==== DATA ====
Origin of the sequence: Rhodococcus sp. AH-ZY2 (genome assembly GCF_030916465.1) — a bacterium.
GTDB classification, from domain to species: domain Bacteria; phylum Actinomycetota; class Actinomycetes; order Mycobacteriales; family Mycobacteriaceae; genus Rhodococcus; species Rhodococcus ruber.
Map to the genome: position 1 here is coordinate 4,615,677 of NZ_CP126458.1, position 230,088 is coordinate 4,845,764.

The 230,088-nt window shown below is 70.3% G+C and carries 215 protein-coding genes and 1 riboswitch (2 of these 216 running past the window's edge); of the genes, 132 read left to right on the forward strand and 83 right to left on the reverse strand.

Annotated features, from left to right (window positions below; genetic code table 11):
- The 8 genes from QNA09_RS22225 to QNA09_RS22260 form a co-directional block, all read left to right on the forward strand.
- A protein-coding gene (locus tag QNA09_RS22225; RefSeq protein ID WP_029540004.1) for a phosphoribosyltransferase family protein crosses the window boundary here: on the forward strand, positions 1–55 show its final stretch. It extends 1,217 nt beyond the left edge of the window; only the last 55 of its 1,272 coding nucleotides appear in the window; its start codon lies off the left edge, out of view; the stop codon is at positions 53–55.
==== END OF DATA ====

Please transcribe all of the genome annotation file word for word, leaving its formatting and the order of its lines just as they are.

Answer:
Origin of the sequence: Rhodococcus sp. AH-ZY2 (genome assembly GCF_030916465.1) — a bacterium.
GTDB classification, from domain to species: domain Bacteria; phylum Actinomycetota; class Actinomycetes; order Mycobacteriales; family Mycobacteriaceae; genus Rhodococcus; species Rhodococcus ruber.
Map to the genome: position 1 here is coordinate 4,615,677 of NZ_CP126458.1, position 230,088 is coordinate 4,845,764.

The 230,088-nt window shown below is 70.3% G+C and carries 215 protein-coding genes and 1 riboswitch (2 of these 216 running past the window's edge); of the genes, 132 read left to right on the forward strand and 83 right to left on the reverse strand.

Annotated features, from left to right (window positions below; genetic code table 11):
- The 8 genes from QNA09_RS22225 to QNA09_RS22260 form a co-directional block, all read left to right on the forward strand.
- A protein-coding gene (locus tag QNA09_RS22225; RefSeq protein ID WP_029540004.1) for a phosphoribosyltransferase family protein crosses the window boundary here: on the forward strand, positions 1–55 show its final stretch. It extends 1,217 nt beyond the left edge of the window; only the last 55 of its 1,272 coding nucleotides appear in the window; its start codon lies off the left edge, out of view; the stop codon is at positions 53–55.